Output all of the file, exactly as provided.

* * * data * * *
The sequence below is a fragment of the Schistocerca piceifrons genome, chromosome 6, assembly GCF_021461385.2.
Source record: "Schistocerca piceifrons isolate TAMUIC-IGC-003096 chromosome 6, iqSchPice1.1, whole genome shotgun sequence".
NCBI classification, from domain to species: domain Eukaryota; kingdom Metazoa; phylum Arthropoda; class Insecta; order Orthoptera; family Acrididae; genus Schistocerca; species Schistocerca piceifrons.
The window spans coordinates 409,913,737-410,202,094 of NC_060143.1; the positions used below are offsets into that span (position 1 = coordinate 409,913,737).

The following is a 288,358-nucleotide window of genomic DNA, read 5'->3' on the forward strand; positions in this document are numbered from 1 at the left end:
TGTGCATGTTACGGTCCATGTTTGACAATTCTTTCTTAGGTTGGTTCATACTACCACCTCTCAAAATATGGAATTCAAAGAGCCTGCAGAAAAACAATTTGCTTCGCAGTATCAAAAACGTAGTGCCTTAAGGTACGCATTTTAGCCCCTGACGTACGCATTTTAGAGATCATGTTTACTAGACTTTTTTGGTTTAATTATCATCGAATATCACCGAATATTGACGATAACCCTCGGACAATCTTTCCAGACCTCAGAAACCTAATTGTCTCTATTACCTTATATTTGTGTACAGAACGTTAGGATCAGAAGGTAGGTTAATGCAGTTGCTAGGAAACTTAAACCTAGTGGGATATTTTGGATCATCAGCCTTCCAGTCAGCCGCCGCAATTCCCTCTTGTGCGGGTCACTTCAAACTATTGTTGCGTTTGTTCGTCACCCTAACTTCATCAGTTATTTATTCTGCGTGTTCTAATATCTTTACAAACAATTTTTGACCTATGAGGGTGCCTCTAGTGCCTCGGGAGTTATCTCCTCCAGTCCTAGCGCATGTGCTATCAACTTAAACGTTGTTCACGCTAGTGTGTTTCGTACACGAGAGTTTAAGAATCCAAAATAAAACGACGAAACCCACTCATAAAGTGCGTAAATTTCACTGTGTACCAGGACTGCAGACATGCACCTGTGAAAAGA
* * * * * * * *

The sequence below is a fragment of the Schistocerca piceifrons genome, chromosome 6, assembly GCF_021461385.2.
Source record: "Schistocerca piceifrons isolate TAMUIC-IGC-003096 chromosome 6, iqSchPice1.1, whole genome shotgun sequence".
NCBI classification, from domain to species: domain Eukaryota; kingdom Metazoa; phylum Arthropoda; class Insecta; order Orthoptera; family Acrididae; genus Schistocerca; species Schistocerca piceifrons.
The window spans coordinates 409,913,737-410,202,094 of NC_060143.1; the positions used below are offsets into that span (position 1 = coordinate 409,913,737).

The following is a 288,358-nucleotide window of genomic DNA, read 5'->3' on the forward strand; positions in this document are numbered from 1 at the left end:
TGTGCATGTTACGGTCCATGTTTGACAATTCTTTCTTAGGTTGGTTCATACTACCACCTCTCAAAATATGGAATTCAAAGAGCCTGCAGAAAAACAATTTGCTTCGCAGTATCAAAAACGTAGTGCCTTAAGGTACGCATTTTAGCCCCTGACGTACGCATTTTAGAGATCATGTTTACTAGACTTTTTTGGTTTAATTATCATCGAATATCACCGAATATTGACGATAACCCTCGGACAATCTTTCCAGACCTCAGAAACCTAATTGTCTCTATTACCTTATATTTGTGTACAGAACGTTAGGATCAGAAGGTAGGTTAATGCAGTTGCTAGGAAACTTAAACCTAGTGGGATATTTTGGATCATCAGCCTTCCAGTCAGCCGCCGCAATTCCCTCTTGTGCGGGTCACTTCAAACTATTGTTGCGTTTGTTCGTCACCCTAACTTCATCAGTTATTTATTCTGCGTGTTCTAATATCTTTACAAACAATTTTTGACCTATGAGGGTGCCTCTAGTGCCTCGGGAGTTATCTCCTCCAGTCCTAGCGCATGTGCTATCAACTTAAACGTTGTTCACGCTAGTGTGTTTCGTACACGAGAGTTTAAGAATCCAAAATAAAACGACGAAACCCACTCATAAAGTGCGTAAATTTCACTGTGTACCAGGACTGCAGACATGCACCTGTGAAAAGA